I have been sharing code throughout the blog in various posts. Although there is a “Code” category in the blog, a dedicated page is probably the best way to organise this, before it starts getting messy. I have therefore added a main page (free code) in the nav bar.
Hope you find it useful. It has been updated with all pieces of code published so far and I will continue to do so with all further code.
Improved Vortex indicator
As mentioned in the original Vortex indicator post, I thought there were some flaws that needed to be corrected in the original version published by the authors (Etienne Botes & Douglas Siepman). I have since heard from them .
They gave me a detailed explanation regarding the logic of their design. The most important consideration is that they are using their indicator on Forex – which is a 24-hour market and therefore exhibits virtually no gap. Moreover, I believe they favoured a simple moving average (to Wilder’s exponential one) to add extra lag / beneficial noise filtering.
Anyhow, I still thought that the indicator could be improved for non-Forex markets. I also thought that the process could be taken further by creating the AVX: the Average Vortex Index (similarly to Welles Wilder’s ADX, based on the DMI). Well, I coded that up as well.
Trading Blox blocks for all this code can be downloaded at the end of the article (or in the new free code section).
Updated calculation logic
I started prototyping the calculations in Excel for the original Wilder DMI and ADX, the original Vortex indicator and my improved version. Please find the Excel spreadsheet for your perusal.
As mentioned in the initial Vortex indicator post, the original calculation did not handle gap days appropriately (in my opinion) and was not replicating the smoothing implemented in Wilder’s DMI by the use of an exponential Moving Average (Wilder’s to be precise) for the VI/TR calculation.
The logic implemented is as follows:
VM+ = High - Low
(VM+ is today’s High minus yesterdays’ Low, can be negative, in case of down gaps)
VM- = High - Low
(VM- is yesterday’s High minus today’ Low, can be negative, in case of up gaps)
True Range (TR) is calculated as per the standard formula.
These 3 daily indicators are then smoothed using the “Wilder” exponential moving average (alpha = 1 / N ). These give us AVM+, AVM- and ATR.
Normalise AVM+ and AVM- by ATR to obtain the improved VI+ and VI-.
VI+ =AVM+/ATR VI- =AVM-/ATR
Building upon these calculations, we can just replicate the ADX logic to create the AVX indicator:
Calculate the VX:
VX = (VI+ - VI-) / (VI+ + VI-) x 100
VX is then smoothed (using Wilder moving average) to produce the AVX.
Now we’re talking!
Note that because VM and VI both have higher values than the original DM and DMI, VX and AVX,which express the relative difference of VI+ and VI-) will not register values as high as the ADX. But that’s ok – it just means we work on a different scale (where AVX>15 might be similar to ADX>60).
Vortex to the test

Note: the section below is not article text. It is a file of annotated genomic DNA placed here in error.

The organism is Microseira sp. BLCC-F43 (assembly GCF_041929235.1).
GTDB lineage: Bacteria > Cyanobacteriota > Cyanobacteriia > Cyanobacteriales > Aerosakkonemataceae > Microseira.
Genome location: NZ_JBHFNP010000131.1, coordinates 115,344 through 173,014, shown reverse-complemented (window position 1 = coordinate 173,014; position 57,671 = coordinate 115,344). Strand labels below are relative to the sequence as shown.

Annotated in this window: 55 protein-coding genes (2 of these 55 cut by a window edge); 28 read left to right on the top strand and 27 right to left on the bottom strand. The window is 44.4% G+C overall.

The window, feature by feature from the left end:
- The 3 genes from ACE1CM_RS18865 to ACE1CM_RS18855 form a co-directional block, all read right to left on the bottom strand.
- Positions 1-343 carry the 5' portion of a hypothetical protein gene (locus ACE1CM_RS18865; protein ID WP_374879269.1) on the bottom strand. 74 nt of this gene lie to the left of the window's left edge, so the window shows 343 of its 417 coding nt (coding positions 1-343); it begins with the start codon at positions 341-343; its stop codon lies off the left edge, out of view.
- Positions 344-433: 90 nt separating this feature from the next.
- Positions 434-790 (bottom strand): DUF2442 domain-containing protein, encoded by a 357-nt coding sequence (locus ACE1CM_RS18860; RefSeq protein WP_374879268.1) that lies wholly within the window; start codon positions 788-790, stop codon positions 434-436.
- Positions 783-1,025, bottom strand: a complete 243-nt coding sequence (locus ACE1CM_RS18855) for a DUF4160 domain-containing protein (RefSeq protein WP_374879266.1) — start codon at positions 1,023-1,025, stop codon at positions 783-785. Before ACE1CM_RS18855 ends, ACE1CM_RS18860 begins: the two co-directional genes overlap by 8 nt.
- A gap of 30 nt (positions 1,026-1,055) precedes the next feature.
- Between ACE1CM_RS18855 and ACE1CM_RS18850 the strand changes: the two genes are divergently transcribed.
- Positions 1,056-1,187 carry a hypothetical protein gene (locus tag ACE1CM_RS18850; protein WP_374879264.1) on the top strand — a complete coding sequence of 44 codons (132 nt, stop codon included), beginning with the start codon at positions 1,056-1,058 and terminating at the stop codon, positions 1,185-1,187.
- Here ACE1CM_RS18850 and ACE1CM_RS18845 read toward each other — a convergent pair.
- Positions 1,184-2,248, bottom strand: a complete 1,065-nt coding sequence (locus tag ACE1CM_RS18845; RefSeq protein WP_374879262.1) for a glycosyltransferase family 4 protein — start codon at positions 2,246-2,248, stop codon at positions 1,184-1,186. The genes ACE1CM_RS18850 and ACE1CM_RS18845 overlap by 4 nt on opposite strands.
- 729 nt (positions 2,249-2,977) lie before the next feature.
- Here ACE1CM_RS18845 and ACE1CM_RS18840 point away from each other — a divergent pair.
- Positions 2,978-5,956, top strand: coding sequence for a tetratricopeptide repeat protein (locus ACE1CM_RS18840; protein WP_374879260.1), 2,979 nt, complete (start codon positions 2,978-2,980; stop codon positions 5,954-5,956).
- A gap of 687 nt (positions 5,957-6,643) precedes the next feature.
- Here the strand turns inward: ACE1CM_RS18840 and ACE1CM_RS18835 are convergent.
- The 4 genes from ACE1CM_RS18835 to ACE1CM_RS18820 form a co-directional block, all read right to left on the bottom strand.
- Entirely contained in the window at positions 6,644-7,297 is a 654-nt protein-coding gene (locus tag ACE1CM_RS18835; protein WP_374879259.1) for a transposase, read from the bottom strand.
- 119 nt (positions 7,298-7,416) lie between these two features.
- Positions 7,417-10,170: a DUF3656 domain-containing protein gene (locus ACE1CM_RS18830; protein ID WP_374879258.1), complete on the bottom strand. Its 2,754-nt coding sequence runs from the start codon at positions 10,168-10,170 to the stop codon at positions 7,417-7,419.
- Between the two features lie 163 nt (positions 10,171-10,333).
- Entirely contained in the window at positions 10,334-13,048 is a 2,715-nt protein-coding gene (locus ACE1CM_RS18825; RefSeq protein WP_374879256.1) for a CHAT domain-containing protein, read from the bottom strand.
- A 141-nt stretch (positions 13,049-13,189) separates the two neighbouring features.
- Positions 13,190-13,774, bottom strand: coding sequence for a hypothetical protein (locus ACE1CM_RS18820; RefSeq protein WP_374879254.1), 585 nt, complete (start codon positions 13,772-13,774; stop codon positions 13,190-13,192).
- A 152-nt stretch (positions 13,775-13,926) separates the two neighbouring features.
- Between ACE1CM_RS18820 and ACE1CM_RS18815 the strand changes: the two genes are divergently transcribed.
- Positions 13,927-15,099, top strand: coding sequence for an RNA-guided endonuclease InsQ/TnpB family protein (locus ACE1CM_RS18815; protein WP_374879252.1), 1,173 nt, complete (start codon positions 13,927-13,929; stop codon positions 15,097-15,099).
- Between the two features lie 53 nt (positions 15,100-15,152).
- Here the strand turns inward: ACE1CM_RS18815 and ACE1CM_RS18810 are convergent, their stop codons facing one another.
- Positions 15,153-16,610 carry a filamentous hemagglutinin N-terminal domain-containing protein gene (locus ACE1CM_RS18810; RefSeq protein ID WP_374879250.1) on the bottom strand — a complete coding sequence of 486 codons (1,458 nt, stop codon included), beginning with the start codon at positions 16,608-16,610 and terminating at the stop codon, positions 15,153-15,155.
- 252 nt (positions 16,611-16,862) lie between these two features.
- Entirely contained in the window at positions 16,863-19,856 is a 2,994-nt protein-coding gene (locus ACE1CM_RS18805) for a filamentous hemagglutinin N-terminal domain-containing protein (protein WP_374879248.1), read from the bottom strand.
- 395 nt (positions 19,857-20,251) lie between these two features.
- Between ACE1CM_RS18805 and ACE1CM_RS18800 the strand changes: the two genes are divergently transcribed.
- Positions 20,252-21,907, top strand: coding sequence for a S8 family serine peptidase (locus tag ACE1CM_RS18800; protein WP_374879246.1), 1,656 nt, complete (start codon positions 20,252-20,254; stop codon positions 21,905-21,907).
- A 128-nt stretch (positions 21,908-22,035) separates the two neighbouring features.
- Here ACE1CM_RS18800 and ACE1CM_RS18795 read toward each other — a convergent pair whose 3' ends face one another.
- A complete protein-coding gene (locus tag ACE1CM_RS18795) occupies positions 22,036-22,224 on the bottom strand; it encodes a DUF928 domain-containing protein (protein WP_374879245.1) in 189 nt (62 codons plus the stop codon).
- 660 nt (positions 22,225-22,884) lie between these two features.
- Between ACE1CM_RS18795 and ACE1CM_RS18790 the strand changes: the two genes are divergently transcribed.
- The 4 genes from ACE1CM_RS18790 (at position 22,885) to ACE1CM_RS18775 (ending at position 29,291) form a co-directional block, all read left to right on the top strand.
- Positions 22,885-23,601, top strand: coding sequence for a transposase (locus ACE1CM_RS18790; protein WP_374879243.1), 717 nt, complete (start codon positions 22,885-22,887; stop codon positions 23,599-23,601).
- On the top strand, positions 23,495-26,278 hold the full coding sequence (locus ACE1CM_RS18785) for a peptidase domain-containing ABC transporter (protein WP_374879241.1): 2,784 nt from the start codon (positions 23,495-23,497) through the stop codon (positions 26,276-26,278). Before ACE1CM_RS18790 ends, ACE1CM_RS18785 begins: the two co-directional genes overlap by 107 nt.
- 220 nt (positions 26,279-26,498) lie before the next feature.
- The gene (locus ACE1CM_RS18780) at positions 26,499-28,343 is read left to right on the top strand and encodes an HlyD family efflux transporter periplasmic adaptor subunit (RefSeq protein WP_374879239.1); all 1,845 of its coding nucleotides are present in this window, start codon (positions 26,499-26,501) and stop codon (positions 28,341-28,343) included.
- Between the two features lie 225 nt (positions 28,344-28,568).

The vortex indicator can be used as an entry signal (go long when VMI+ crosses above VMI- and go short with the opposite cross). In addition, the AVX can be thought of as a measure of the strength of a directional vortex movement. The entry signal could be enhanced by only taking the signals where the AVX breaches a specific strength threshold (note: this is a very similar logic to the ADX system that ships with Trading Blox).
Calculating the e-ratio for the VMI/AVX entry is a great way to measure the edge of that specific entry.
Another great thing is the Blox marketplace where Trading Blox users share their custom code. And guess what? There was a block available for e-ratio calculation. Great! I love it when I can leverage existing code…
With a bit of updating of the system I managed to run the e-ratio calc on 3 different entry signals:
- Simple VMI cross
- VMI cross with AVX threshold filter (threshold = 10)
- VMI cross with AVX threshold filter (threshold = 15)
Below are the charts for each of the entries:
Notice how the AVX threshold does not seem to help and is completely counter-productive in the “AVX>15″ case. In a classic example of curve-fitting / data snooping, we could decide to turn around the AVX threshold logic and only take signals for which the AVX is below 15. But we will not do that. Bad practice ;-)
I was not expecting much out of this study. I was mostly using it as material for getting to use Trading Blox. I was not surprised by either: I found Trading Blox easy to get a handle on. Definitely a productivity boost compared to TradersStudio, both in terms of development and simulation running time.
With regards to the vortex indicator, it does seem to provide a (small) edge when used as the authors intended to (albeit in a modified form). The AVX filtering, on the other hand, did not seem to improve anything at all. Maybe the edge would have been better, had I not “messed up” with the indicator…
Please find below the individual components (blocks) for download:
improved Vortex Indicator & AVX auxiliary block file (tbx)
AVX Entry Exit block (tbx)
AVX System (tbs)
The lot in a zip file